Coal is basically solidified crude oil -- decayed plant matter, compressed over long, geological time. For cooking purposes, burning coal differs from burning charcoal in that exposure to a coal fire can poison your food with petroleum by-products. Coal can be used to fire a stove or an oven, but only if the food is in a completely separate environment from the fire.
"Indirect heat" as in barbecue terminology is not indirect enough when the fuel is coal.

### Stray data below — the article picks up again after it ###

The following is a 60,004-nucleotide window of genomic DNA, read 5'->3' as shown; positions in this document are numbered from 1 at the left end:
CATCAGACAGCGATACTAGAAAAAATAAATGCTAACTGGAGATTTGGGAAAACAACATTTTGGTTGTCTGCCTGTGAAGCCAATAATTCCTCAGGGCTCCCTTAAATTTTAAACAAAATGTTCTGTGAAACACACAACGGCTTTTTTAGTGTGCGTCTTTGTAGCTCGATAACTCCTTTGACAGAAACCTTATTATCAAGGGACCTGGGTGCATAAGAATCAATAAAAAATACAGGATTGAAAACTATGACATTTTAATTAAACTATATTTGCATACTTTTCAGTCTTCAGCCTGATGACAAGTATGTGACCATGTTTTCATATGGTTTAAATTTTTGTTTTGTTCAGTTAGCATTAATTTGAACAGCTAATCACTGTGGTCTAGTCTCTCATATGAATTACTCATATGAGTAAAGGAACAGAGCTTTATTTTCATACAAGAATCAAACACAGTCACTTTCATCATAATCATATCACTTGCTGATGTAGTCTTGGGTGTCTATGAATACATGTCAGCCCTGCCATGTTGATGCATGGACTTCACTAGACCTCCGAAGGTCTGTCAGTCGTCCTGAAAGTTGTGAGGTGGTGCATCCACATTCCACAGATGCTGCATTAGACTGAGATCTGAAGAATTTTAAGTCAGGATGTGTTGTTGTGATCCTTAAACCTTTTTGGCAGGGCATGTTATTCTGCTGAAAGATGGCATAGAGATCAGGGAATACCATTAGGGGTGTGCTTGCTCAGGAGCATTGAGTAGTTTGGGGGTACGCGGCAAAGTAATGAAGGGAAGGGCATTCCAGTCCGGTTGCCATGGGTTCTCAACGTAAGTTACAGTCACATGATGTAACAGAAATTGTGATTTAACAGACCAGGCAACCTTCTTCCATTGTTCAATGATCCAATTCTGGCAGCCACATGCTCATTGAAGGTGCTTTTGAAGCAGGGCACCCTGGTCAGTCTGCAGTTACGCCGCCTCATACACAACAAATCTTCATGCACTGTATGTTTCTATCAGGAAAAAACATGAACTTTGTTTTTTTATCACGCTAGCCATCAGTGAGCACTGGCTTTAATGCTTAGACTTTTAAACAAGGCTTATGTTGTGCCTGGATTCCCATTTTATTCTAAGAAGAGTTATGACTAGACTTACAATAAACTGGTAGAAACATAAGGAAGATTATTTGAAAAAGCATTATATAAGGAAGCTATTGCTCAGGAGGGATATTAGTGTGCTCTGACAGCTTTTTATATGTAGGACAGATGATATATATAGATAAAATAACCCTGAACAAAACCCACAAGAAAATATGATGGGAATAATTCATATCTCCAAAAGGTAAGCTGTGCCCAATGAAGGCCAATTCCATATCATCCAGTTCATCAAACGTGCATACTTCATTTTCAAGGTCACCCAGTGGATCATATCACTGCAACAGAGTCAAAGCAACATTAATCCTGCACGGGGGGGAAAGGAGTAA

In coal-fired pizza ovens, which are still used in the Northeast US, and not to confuse them with wood-fired hearth ovens. A coal fire is much hotter than a wood fire and would be great for getting the thermal mass of a big ceramic oven up to temperature, but the firebox and exhaust are completely isolated from the cooking chamber.
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